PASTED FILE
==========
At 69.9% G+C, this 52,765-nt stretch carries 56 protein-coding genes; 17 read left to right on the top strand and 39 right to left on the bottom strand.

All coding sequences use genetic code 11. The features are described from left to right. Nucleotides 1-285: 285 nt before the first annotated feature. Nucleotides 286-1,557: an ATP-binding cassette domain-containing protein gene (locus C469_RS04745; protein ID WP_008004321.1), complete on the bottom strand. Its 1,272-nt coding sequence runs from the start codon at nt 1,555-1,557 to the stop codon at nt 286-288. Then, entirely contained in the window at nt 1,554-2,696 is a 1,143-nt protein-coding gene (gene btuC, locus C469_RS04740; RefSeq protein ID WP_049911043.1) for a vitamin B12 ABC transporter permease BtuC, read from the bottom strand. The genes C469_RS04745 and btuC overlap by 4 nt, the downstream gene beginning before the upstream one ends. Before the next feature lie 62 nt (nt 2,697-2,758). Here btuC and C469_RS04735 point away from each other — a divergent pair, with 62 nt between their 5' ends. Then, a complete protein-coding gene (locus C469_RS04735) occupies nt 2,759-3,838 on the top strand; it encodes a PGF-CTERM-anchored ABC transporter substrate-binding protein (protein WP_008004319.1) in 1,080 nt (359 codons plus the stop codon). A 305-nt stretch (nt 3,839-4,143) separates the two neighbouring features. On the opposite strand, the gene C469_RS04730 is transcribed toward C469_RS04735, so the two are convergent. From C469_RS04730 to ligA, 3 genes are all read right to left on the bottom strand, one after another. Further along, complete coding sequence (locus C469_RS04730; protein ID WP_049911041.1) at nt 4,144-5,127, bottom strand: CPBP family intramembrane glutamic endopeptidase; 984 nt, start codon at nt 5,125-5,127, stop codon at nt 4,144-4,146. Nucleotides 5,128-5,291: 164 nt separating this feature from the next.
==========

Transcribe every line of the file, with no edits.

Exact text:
At 69.9% G+C, this 52,765-nt stretch carries 56 protein-coding genes; 17 read left to right on the top strand and 39 right to left on the bottom strand.

All coding sequences use genetic code 11. The features are described from left to right. Nucleotides 1-285: 285 nt before the first annotated feature. Nucleotides 286-1,557: an ATP-binding cassette domain-containing protein gene (locus C469_RS04745; protein ID WP_008004321.1), complete on the bottom strand. Its 1,272-nt coding sequence runs from the start codon at nt 1,555-1,557 to the stop codon at nt 286-288. Then, entirely contained in the window at nt 1,554-2,696 is a 1,143-nt protein-coding gene (gene btuC, locus C469_RS04740; RefSeq protein ID WP_049911043.1) for a vitamin B12 ABC transporter permease BtuC, read from the bottom strand. The genes C469_RS04745 and btuC overlap by 4 nt, the downstream gene beginning before the upstream one ends. Before the next feature lie 62 nt (nt 2,697-2,758). Here btuC and C469_RS04735 point away from each other — a divergent pair, with 62 nt between their 5' ends. Then, a complete protein-coding gene (locus C469_RS04735) occupies nt 2,759-3,838 on the top strand; it encodes a PGF-CTERM-anchored ABC transporter substrate-binding protein (protein WP_008004319.1) in 1,080 nt (359 codons plus the stop codon). A 305-nt stretch (nt 3,839-4,143) separates the two neighbouring features. On the opposite strand, the gene C469_RS04730 is transcribed toward C469_RS04735, so the two are convergent. From C469_RS04730 to ligA, 3 genes are all read right to left on the bottom strand, one after another. Further along, complete coding sequence (locus C469_RS04730; protein ID WP_049911041.1) at nt 4,144-5,127, bottom strand: CPBP family intramembrane glutamic endopeptidase; 984 nt, start codon at nt 5,125-5,127, stop codon at nt 4,144-4,146. Nucleotides 5,128-5,291: 164 nt separating this feature from the next.